Trickbot is an information stealer/banking malware that uses modules to perform different functions. With Windows 10, these modules are loaded into memory, and we only see initial Trickbot binary and a text-based configuration file stored on the infected Windows 10 host.
Access to Trickbot-infected hosts is granted to other criminals groups to distribute other malware like Ryuk ransomware. This sort of follow-up malware has previously been noted in conjunction with Powershell Empire traffic and/or Cobalt Strike activity on a Trickbot-infected host.
But today's diary focuses on one of the distribution methods for the initial Trickbot infection.
Last month on 2020-02-25, I ran across an example of Trickbot (gtag red4) distributed as a Windows DLL file. Normally, I see Trickbot distributed as an Windows EXE. 2020-02-25 was the first time I personally saw Trickbot distributed and made persistent as a DLL.
On Tuesday 2020-03-17, I ran across another example of Trickbot as a DLL. This time, it was gtag red5, and I've documented the occasion in today's ISC diary.
Of note, a Trickbot sample's "gtag" indicates its specific method of distribution. The "red" series gtag has been noted with Trickbot as a DLL file distributed using a JSE downloader. The image below shows a flow chart for my infection on Tuesday 2020-03-17.
Shown above: Flow chart for this specific gtag red5 Trickbot infection chain.
Images from the infection
Shown above: Screenshot of the Word document that kicked off this Trickbot infection.
Shown above: Enabling macros caused the Word document to save a copy of itself.
Shown above: Meanwhile, I found a JSE file that acted as a malware loader in a newly-created directory named C:\netstats\.
Shown above: The JSE-based loader PressTableList.jse appears to be highly-obfuscated.
Shown above: HTTPS/SSL/TLS traffic generated by PressTableList.jse filtered in Wireshark.
Shown above: Certificate issuer data from HTTPS/SSL/TLS traffic caused by PressTableList.jse.
Shown above: About 1 hour after the initial infection, I saw signs of a Trickbot infection.
Shown above: Shortly before the Trickbot traffic, I found evidence of a Trickbot binary saved to the infected Windows host.
Shown above: The scheduled task to keep Trickbot persistent indicates this Trickbot binary is a DLL.
Shown above: More Trickbot traffic, including HTTP requests over TCP port 8082 that reveal this Trickbot is gtag red5.
Shown above: HTTP requests ending in .png that returned follow-up Trickbot binaries (these were EXE files, not DLL or PNG).
Indicators of Compromise (IoCs)
Traffic from an infected Windows host:
JSE loader traffic:
- 185.216.35[.]10 port 443 - HTTPS/SSL/TLS traffic
Trickbot infection traffic:
- port 80 - api.ipify[.]org - GET / [ip address check by the infected host, not inherently malicious]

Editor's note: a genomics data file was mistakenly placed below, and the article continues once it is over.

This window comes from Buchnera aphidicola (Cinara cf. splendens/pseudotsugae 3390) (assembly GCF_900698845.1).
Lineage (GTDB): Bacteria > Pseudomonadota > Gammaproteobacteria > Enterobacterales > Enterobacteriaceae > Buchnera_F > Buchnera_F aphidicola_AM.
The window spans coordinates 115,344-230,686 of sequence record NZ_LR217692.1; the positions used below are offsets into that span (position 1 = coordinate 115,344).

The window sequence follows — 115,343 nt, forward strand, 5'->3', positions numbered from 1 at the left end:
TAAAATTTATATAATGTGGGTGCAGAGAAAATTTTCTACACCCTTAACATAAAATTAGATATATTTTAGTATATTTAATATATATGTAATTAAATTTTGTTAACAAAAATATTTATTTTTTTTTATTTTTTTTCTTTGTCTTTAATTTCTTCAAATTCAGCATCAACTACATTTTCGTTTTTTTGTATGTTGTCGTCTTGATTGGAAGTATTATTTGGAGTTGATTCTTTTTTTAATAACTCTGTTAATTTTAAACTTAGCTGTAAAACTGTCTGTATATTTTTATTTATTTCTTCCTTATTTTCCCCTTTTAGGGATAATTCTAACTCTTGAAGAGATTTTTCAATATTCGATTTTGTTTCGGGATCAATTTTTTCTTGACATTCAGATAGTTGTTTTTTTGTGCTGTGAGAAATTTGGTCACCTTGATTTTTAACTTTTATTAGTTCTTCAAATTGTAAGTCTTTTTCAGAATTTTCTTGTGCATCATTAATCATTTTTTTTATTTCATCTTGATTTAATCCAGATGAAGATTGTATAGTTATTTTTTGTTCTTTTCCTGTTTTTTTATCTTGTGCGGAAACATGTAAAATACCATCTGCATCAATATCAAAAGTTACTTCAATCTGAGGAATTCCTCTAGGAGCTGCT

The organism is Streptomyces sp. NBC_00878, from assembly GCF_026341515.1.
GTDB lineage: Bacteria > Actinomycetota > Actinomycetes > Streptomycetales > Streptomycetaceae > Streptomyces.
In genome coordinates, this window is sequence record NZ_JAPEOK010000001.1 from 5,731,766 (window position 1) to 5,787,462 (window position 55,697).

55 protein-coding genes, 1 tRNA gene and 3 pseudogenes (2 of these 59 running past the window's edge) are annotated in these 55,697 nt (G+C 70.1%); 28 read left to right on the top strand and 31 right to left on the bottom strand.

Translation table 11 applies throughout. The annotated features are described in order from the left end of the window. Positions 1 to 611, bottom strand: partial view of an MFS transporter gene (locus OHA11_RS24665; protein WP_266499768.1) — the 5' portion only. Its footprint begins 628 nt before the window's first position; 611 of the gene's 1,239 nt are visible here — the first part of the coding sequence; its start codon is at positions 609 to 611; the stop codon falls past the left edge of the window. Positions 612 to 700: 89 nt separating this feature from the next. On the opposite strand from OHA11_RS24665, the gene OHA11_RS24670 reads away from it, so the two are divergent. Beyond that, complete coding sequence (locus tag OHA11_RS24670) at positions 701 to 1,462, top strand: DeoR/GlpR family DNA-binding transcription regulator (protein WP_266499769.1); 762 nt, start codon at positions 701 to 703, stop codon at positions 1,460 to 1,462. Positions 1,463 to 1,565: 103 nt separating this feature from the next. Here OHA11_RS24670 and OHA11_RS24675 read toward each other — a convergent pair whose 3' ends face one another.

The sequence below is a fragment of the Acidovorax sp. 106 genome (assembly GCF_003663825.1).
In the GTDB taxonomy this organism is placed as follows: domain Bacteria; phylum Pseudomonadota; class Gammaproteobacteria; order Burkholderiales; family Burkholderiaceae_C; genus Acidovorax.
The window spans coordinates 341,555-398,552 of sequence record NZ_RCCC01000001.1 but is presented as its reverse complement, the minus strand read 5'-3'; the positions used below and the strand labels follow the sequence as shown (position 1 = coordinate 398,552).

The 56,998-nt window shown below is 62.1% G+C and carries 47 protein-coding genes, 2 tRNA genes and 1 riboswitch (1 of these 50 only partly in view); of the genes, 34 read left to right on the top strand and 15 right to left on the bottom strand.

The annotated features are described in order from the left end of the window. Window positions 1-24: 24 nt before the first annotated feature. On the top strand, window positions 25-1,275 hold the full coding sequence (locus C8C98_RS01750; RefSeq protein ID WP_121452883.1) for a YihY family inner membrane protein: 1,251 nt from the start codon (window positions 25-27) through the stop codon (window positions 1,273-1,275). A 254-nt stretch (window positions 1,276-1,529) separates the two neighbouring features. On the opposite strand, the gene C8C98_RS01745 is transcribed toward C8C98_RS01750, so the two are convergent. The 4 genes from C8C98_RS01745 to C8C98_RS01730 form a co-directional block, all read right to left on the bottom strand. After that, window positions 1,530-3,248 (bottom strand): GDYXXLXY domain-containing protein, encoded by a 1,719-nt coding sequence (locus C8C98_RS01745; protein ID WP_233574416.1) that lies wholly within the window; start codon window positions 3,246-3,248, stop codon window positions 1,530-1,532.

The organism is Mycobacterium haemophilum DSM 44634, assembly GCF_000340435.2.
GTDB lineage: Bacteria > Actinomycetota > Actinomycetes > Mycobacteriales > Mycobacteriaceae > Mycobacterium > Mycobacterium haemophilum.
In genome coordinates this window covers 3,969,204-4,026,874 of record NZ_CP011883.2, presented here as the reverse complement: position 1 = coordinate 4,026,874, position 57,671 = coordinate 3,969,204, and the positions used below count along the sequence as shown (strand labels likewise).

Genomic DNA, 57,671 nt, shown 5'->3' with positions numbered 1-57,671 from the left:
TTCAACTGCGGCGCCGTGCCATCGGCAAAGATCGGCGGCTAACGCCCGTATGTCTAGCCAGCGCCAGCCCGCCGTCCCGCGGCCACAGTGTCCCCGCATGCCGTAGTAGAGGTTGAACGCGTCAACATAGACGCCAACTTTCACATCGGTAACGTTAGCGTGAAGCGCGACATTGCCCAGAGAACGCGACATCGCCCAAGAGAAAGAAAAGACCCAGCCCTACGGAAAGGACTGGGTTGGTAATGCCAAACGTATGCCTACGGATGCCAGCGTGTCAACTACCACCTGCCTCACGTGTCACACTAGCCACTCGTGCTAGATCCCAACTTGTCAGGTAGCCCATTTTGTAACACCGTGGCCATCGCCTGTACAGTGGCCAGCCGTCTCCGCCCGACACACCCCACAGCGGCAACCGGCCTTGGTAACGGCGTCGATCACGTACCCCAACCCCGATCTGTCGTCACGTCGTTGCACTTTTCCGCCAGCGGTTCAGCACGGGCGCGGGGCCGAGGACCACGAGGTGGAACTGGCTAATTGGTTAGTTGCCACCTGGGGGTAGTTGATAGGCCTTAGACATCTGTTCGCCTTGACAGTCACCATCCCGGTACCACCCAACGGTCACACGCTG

- 51.254.164[.]245 port 443 - HTTPS/SSL/TLS traffic
- 146.185.253[.]176 port 447 - HTTPS/SSL/TLS traffic
- 181.129.104[.]139 port 449 - HTTPS/SSL/TLS traffic
- 46.4.167[.]250 port 447 - attempted TCP connections but no response from the server
- 64.44.51[.]113 port 447 - attempted TCP connections but no response from the server
- 203.176.135[.]102 port 8082 - 203.176.135[.]102:8082 - POST /red5/[host name]_[windows version].[32-digit hex string in ASCII]/90
- 203.176.135[.]102 port 8082 - 203.176.135[.]102:8082 - POST /red5/[host name]_[windows version].[32-digit hex string in ASCII]/81/
- 51.89.115[.]101 port 80 - 51.89.115[.]101 - GET /images/cursor.png
- 51.89.115[.]101 port 80 - 51.89.115[.]101 - GET /images/imgpaper.png
Malware/artifacts from an infected Windows host
SHA256 hash: 08b885ccc3eda61a918bd1887b7669e54d03be79a3accae765c10cd0850ff10d
- File size: 270,883 bytes
- File name: Info_17033267714.doc
- File description: Word doc with macro for JSE downloader
SHA256 hash: c0fe570561cc3546ed7e03523baf5e482ec9ee98e6a8de161fdc885f6721f0a0
- File size: 49 bytes
- File location: C:\netstats\PressTableList.cmd
- File description: CMD script to run PressTableList.jse
- File content: cscript //nologo c:\netstats\PressTableList.jse
- Note: Not malicious by itself
SHA256 hash: 36ef77fe7b4a27813c8149674565f60aceb2fa9510e04732ef53367ce3dc567a
- File size: 356,006 bytes
- File location: C:\netstats\PressTableList.jse
- File description: JSE-style malware downloader
SHA256 hash: 445716d2fdd0cc8927c02bda53f44cba82f3a934d1a6cb9163760544b3e515e9
- File size: 636,416 bytes
- File location: C:\Users\[username]\AppData\Local\Temp\d26db78fApo6057.pif
- File location: C:\Users\[username]\AppData\Roaming\ElAts\rzd26db78fApo6057nn.vgy
- File description: DLL file retrieved by JSE-style downloader, this is Trickbot gtag red5
SHA256 hash: 262cf3e4da865ff7b028d2f1be407d1d37008644ee89c3e16f4b873e6cde344c
- File size: 20,541 bytes
- File location: C:\Users\[username]\AppData\Roaming\ElAts\settings.ini
- File description: Configuration/settings file used by Trickbot, different file hash and content for each infection. This is not inherently malicious on its own.
SHA256 hash: efb75ce7030fc32190909048fcb3fab024cb8779b9559a417b8d397352ae6ea2
- File size: 696,371 bytes
- File location: hxxp://51.89.115[.]101/images/cursor.png
- File description: Follow-up Trickbot EXE (gtag: tot698) returned from URL ending in .png
SHA256 hash: 3850e5731f9f1430eafd477b5e0607aad48f80bb28e32d163b941414db7f1695
- File size: 696,371 bytes
- File location: hxxp://51.89.115[.]101/images/imgpaper.png
- File description: Follow-up Trickbot EXE (gtag: lib698) returned from URL ending in .png
A pcap of the infection traffic along with the associated malware can be found here.
brad [at] malware-traffic-analysis.net